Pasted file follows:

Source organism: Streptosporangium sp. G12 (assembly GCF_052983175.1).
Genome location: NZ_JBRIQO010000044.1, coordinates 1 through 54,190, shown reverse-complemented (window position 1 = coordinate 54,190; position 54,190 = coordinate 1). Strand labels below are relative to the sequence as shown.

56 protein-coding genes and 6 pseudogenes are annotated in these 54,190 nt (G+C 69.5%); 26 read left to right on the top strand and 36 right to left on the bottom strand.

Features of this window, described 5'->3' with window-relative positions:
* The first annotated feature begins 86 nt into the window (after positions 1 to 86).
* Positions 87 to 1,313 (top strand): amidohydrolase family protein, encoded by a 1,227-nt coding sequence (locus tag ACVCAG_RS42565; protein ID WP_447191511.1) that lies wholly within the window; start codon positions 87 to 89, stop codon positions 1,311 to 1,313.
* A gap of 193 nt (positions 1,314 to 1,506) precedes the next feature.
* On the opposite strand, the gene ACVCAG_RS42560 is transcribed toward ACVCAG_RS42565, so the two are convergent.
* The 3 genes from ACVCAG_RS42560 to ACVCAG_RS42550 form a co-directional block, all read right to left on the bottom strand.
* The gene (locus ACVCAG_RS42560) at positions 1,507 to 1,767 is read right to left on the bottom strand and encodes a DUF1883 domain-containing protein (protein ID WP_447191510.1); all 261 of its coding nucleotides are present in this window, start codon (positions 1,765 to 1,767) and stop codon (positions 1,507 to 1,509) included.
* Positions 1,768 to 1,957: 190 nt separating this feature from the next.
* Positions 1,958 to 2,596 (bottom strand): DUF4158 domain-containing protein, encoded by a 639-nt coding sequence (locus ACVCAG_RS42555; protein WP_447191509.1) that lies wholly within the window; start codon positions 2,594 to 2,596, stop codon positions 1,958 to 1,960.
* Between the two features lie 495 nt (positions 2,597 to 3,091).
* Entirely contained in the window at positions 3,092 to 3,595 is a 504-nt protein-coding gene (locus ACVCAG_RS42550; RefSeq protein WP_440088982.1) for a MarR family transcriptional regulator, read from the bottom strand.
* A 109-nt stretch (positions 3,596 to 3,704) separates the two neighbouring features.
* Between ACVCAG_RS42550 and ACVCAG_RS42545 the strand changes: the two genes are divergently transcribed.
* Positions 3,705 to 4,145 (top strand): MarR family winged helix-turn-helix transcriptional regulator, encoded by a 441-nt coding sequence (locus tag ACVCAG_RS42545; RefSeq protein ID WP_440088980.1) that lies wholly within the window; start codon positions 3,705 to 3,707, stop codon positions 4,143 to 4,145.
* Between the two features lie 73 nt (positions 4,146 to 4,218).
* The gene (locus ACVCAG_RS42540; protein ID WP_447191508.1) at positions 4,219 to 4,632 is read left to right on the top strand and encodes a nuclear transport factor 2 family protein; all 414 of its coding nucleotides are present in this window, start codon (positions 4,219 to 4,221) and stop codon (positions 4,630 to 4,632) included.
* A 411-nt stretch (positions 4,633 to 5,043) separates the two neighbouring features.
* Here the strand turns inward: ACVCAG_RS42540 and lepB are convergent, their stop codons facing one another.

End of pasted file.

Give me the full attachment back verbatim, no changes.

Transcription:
Source organism: Streptosporangium sp. G12 (assembly GCF_052983175.1).
Genome location: NZ_JBRIQO010000044.1, coordinates 1 through 54,190, shown reverse-complemented (window position 1 = coordinate 54,190; position 54,190 = coordinate 1). Strand labels below are relative to the sequence as shown.

56 protein-coding genes and 6 pseudogenes are annotated in these 54,190 nt (G+C 69.5%); 26 read left to right on the top strand and 36 right to left on the bottom strand.

Features of this window, described 5'->3' with window-relative positions:
* The first annotated feature begins 86 nt into the window (after positions 1 to 86).
* Positions 87 to 1,313 (top strand): amidohydrolase family protein, encoded by a 1,227-nt coding sequence (locus tag ACVCAG_RS42565; protein ID WP_447191511.1) that lies wholly within the window; start codon positions 87 to 89, stop codon positions 1,311 to 1,313.
* A gap of 193 nt (positions 1,314 to 1,506) precedes the next feature.
* On the opposite strand, the gene ACVCAG_RS42560 is transcribed toward ACVCAG_RS42565, so the two are convergent.
* The 3 genes from ACVCAG_RS42560 to ACVCAG_RS42550 form a co-directional block, all read right to left on the bottom strand.
* The gene (locus ACVCAG_RS42560) at positions 1,507 to 1,767 is read right to left on the bottom strand and encodes a DUF1883 domain-containing protein (protein ID WP_447191510.1); all 261 of its coding nucleotides are present in this window, start codon (positions 1,765 to 1,767) and stop codon (positions 1,507 to 1,509) included.
* Positions 1,768 to 1,957: 190 nt separating this feature from the next.
* Positions 1,958 to 2,596 (bottom strand): DUF4158 domain-containing protein, encoded by a 639-nt coding sequence (locus ACVCAG_RS42555; protein WP_447191509.1) that lies wholly within the window; start codon positions 2,594 to 2,596, stop codon positions 1,958 to 1,960.
* Between the two features lie 495 nt (positions 2,597 to 3,091).
* Entirely contained in the window at positions 3,092 to 3,595 is a 504-nt protein-coding gene (locus ACVCAG_RS42550; RefSeq protein WP_440088982.1) for a MarR family transcriptional regulator, read from the bottom strand.
* A 109-nt stretch (positions 3,596 to 3,704) separates the two neighbouring features.
* Between ACVCAG_RS42550 and ACVCAG_RS42545 the strand changes: the two genes are divergently transcribed.
* Positions 3,705 to 4,145 (top strand): MarR family winged helix-turn-helix transcriptional regulator, encoded by a 441-nt coding sequence (locus tag ACVCAG_RS42545; RefSeq protein ID WP_440088980.1) that lies wholly within the window; start codon positions 3,705 to 3,707, stop codon positions 4,143 to 4,145.
* Between the two features lie 73 nt (positions 4,146 to 4,218).
* The gene (locus ACVCAG_RS42540; protein ID WP_447191508.1) at positions 4,219 to 4,632 is read left to right on the top strand and encodes a nuclear transport factor 2 family protein; all 414 of its coding nucleotides are present in this window, start codon (positions 4,219 to 4,221) and stop codon (positions 4,630 to 4,632) included.
* A 411-nt stretch (positions 4,633 to 5,043) separates the two neighbouring features.
* Here the strand turns inward: ACVCAG_RS42540 and lepB are convergent, their stop codons facing one another.